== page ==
Meme Law could be coming to a federal court near you with a new case against Jerry Media.
The company, facing backlash lately from the comedy community for its aggregation and use of jokes it did not originate to fuel its extremely popular F–kJerry social media accounts, is being sued in New York by someone who claims to have created a joke meme that allegedly made its way into a marketing campaign for a Jerry Media client. The company charges upward of $25,000 per social post for clients and so functions primarily as a marketing/advertising company.
Olorunfemi Coker, an influencer based in Nigeria, claims that Jerry Media, along with its owner and founder Elliot Tebele, violated his copyright to a meme that he created representing an iPhone text exchange with a person who was drunk and thought to get an Uber home from his own house. Not only did @F–kJerry in January post Coker’s meme, but Coker claims that it tagged JaJa, a tequila company it was doing marketing for.
Coker claims that this was part of Jerry Media’s “online search and copy campaign” and that it “published and exploited” the content without his authorization.
A spokesman for Jerry Media said simply, “This is a frivolous lawsuit and we intend to defend it vigorously.”
Coker claims that the company’s use of his meme constitutes a willful violation of federal copyright law, an infringement of his trademark as well as false advertising, unfair competition and false designation of origin. He is asking the court to enjoin Jerry Media from further use of the meme and for unspecified monetary and punitive damages to be determined through a jury trial.
“Defendant’s acts were done with actual knowledge of Coker’s ownership and prior use of his name in commerce and to the general public and with the intent to unfairly compete, to trade upon Coker’s reputation and goodwill by causing confusion and mistake among customers and the public and to deceive the public,” Coker added in his complaint.
But Coker’s claim that he owns the text meme is likely to be a major part of Jerry Media’s defense of the case. It seems that the text exchange may have actually originated on the Tumbler account monstatexts. According to the blog’s related Twitter account, it is a sub account of Texts From Last Night, which started as a blog a decade ago. As Coker’s suit rests on his assertion of ownership, if it turns out he did not originate the meme, the case will in all likelihood be dismissed in short order.
Another area of defense is the recent Supreme Court ruling requiring copyright registration for any related lawsuit filed in Federal Court. Fara Sunderji, a partner with Dorsey & Whitney working in copyright law, pointed out that Coker is trying to use his status as a Nigerian registrant to skirt the need to have his alleged meme image registered as a copyright, but that even if the case is dismissed or settles, more caution is needed by those who see user-generated content on the Internet as a free for all.
“The uproar of the #f–kf–kjerry and its [related] movements appears to be grounded in the fact that average people (mostly Millennials) are tired of getting their jokes, memes, photos and likenesses stolen by influencers (without credit or permission), who are cashing in on sponsored social posts often worth well into the five figures,” Sunderji said. “Many supporters have cried that it is not just about credit, but compensation. And that’s the way that copyright works. It is an incentive for artists to create content. While memes by their very nature are meant to be posted, liked, shared and reposted, they apparently have the potential to be valuable, too, which cuts against free sharing.”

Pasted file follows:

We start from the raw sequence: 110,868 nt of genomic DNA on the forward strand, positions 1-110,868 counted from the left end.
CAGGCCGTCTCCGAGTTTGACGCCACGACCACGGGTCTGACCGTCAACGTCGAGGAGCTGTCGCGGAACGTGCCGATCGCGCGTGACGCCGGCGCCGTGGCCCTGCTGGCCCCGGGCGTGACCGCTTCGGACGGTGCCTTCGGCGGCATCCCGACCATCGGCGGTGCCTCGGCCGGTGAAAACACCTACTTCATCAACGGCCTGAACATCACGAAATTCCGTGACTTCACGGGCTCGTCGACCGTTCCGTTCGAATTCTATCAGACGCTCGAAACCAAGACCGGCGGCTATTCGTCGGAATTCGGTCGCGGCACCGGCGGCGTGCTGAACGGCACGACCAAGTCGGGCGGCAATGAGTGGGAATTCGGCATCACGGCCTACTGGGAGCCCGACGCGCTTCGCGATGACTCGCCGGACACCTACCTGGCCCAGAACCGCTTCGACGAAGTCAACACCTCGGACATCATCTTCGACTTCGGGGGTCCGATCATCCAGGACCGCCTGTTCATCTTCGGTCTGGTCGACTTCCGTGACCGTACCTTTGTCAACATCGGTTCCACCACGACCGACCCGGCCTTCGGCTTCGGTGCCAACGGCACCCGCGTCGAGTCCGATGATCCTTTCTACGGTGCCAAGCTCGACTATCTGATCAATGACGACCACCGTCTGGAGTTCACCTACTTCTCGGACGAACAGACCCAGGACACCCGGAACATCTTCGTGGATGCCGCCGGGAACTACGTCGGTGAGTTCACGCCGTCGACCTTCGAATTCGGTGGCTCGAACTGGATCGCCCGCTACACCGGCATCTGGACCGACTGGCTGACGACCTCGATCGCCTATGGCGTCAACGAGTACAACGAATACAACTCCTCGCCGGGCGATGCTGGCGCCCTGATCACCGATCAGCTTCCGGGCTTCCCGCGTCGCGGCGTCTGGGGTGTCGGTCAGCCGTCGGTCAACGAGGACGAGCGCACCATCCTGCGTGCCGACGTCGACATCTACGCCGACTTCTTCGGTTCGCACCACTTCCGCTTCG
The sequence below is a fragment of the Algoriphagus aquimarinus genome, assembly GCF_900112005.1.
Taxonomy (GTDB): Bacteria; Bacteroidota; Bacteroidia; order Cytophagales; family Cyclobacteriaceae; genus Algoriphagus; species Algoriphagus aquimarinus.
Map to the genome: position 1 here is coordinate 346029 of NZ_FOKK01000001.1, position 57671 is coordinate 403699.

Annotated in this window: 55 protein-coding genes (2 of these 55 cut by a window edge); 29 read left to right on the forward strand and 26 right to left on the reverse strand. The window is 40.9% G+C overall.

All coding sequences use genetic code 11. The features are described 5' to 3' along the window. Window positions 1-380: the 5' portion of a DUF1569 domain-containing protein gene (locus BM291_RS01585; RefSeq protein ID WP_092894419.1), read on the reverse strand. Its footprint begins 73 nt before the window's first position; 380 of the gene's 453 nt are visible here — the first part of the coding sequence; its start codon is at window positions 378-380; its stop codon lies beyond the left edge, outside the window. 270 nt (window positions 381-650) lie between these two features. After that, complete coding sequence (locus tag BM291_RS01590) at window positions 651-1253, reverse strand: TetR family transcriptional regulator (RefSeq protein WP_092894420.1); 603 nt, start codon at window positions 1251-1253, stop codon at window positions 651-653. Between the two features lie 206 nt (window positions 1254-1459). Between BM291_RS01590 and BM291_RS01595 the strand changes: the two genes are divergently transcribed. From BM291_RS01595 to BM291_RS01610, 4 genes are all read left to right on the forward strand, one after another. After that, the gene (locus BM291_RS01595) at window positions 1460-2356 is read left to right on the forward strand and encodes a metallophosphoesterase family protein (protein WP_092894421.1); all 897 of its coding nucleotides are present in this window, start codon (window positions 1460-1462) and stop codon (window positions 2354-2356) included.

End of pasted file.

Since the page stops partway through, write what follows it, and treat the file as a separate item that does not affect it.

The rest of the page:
F–kJerry in recent months has been pressured to change its practice of aggregating and reposting funny comments and memes without credits to its social media platforms, where it has 14 million followers on Instagram alone and claims to have 40 million followers collectively across platforms. In an op-ed for Rolling Stone, comedian Vic Berger took Jerry Media and Tebele to task for what has distilled as the business model: “They stole people’s tweets, removed credit and monetized it.” He called for the outright deletion of the F–kJerry’s social media accounts, claiming they are “overflowing with unconsented, uncompensated material.”
As Berger points out in his op-ed, much of the scrutiny around Jerry Media stems from the release of the Netflix documentary on the disastrous Fyre Festival, which has been the subject of its own lawsuits, along with its organizer Billy McFarland, for essentially defrauding the public with promoting a luxury music festival that was ill-organized and never took place. Jerry Media produced the documentary but also served as the festival’s marketing agency, raising some eyebrows.
Apparently in response to the backlash, including the creation of the hashtag #f–kf–kjerry, which was trending for a minute, Jerry Media’s accounts have indeed started to credit creators and Tebele made an “updated content policy” public in a February post to Medium.
While Tebele admitted he’s “made enemies over the years for using content and not giving proper credit and attribution to its creators” he defended his actions and those of his company by arguing “in the early days of F–kJerry there were not well-established norms for reposting and crediting other users’ content, especially in meme culture.”
Nevertheless, Tebele said F–kJerry will “no longer post content when we cannot identify the creator and will require the original creators’ advanced consent before publishing their content to our followers.” Since then, F–kJerry accounts have been including “credit and consent” with account names of creators and even calling for formal submissions of content.
This new policy went into effect about a week after Coker’s post.
Editor’s Note: This case has since been voluntarily dismissed.
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